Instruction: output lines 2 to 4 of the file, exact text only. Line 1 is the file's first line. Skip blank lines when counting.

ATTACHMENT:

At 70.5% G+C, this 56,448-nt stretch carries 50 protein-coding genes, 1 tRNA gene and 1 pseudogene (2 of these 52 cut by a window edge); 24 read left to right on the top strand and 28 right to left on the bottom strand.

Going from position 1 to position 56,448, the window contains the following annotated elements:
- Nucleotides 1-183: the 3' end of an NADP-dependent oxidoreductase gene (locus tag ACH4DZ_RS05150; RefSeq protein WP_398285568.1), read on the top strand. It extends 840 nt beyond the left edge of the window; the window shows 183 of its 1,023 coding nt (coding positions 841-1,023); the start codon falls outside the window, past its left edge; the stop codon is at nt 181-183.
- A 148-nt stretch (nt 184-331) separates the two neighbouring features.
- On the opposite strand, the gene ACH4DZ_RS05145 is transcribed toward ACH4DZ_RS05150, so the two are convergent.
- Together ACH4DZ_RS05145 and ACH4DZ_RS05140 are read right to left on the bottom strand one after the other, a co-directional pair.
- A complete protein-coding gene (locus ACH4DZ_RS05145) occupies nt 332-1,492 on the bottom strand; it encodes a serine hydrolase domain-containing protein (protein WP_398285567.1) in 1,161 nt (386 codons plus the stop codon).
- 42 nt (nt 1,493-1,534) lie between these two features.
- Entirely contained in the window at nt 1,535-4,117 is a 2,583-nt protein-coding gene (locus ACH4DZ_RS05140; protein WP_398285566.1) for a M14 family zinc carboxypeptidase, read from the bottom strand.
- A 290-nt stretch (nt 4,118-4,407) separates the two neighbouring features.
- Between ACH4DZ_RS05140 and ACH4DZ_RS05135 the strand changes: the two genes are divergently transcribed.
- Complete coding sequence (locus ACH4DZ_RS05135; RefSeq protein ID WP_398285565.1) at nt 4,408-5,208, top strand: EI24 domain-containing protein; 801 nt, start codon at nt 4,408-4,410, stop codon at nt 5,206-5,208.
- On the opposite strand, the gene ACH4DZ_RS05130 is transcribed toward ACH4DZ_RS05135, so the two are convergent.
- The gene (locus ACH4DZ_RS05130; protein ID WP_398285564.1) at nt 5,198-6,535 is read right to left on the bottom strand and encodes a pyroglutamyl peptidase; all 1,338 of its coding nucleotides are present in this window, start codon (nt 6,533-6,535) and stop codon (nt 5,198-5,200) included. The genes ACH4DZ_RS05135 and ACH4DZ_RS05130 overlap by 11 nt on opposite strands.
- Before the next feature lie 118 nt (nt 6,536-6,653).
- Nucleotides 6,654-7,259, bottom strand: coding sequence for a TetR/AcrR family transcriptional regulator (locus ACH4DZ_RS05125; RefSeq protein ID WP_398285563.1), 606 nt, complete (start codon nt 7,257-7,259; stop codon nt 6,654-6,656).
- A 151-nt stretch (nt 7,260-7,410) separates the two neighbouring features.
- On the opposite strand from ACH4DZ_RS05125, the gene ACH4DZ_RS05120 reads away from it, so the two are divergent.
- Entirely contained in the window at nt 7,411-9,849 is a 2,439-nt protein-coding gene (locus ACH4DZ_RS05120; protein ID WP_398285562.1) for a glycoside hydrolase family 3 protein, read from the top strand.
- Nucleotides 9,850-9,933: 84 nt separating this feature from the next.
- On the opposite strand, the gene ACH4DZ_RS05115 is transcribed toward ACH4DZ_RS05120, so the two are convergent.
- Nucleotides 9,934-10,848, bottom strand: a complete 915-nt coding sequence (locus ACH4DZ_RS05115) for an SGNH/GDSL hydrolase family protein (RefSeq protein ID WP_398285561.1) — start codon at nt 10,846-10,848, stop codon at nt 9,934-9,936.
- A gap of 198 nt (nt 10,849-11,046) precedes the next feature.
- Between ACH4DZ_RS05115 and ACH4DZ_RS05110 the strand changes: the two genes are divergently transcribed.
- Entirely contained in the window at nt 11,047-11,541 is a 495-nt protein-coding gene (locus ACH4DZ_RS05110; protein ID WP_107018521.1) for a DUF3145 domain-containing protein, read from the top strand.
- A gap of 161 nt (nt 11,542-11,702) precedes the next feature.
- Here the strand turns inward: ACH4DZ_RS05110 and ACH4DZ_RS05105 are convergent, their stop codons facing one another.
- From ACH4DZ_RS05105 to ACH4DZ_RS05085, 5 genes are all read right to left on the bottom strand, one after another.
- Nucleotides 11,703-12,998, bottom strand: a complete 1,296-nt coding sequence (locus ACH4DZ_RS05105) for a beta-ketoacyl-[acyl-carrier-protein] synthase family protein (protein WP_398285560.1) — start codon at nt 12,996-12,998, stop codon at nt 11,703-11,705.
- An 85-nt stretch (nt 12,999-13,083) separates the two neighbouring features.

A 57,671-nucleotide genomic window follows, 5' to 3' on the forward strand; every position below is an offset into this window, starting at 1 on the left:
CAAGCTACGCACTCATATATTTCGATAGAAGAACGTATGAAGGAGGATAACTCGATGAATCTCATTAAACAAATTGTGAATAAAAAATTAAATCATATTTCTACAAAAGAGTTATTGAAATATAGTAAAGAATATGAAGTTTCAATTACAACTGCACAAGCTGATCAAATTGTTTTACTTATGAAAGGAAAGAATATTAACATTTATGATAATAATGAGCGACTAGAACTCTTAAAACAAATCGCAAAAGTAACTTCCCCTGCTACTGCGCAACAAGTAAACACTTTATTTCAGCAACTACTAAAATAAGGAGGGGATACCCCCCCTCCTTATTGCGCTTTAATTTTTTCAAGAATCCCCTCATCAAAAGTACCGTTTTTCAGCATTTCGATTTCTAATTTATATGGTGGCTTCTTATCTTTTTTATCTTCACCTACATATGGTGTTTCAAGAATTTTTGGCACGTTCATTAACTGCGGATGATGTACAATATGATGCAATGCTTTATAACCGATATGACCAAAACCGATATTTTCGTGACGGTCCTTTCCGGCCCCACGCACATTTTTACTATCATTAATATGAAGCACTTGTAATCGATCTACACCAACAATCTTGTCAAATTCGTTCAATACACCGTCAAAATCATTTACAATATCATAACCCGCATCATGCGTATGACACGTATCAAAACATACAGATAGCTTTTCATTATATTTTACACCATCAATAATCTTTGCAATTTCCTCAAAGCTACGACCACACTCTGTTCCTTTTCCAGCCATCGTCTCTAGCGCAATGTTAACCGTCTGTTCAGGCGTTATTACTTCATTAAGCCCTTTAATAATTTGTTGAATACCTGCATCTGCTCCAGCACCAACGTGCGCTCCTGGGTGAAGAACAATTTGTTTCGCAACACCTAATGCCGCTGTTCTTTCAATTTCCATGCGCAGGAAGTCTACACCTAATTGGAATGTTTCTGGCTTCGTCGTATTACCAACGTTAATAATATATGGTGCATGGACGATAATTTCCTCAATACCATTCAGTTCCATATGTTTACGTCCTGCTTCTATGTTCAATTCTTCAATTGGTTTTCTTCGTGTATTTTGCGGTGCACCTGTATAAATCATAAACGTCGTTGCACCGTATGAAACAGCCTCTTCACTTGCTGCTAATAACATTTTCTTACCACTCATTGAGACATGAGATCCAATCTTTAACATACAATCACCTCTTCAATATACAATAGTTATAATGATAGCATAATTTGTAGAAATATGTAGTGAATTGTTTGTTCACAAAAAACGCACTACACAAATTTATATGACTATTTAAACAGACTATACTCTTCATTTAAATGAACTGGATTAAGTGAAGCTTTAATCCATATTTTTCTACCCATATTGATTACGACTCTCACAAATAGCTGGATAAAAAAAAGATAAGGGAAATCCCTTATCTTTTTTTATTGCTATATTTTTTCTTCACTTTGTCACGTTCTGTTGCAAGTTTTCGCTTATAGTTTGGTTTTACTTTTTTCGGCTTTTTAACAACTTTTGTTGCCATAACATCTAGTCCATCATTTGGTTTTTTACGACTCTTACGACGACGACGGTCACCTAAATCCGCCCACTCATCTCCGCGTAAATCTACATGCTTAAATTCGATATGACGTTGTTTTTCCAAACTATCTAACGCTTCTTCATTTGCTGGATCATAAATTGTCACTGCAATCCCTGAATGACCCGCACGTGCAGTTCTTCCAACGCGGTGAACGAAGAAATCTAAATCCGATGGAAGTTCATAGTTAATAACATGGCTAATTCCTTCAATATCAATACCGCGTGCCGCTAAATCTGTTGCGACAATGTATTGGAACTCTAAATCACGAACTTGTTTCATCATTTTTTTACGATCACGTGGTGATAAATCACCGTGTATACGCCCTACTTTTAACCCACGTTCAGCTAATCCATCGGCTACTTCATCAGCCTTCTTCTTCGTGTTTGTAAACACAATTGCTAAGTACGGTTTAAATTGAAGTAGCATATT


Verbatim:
Going from position 1 to position 56,448, the window contains the following annotated elements:
- Nucleotides 1-183: the 3' end of an NADP-dependent oxidoreductase gene (locus tag ACH4DZ_RS05150; RefSeq protein WP_398285568.1), read on the top strand. It extends 840 nt beyond the left edge of the window; the window shows 183 of its 1,023 coding nt (coding positions 841-1,023); the start codon falls outside the window, past its left edge; the stop codon is at nt 181-183.
- A 148-nt stretch (nt 184-331) separates the two neighbouring features.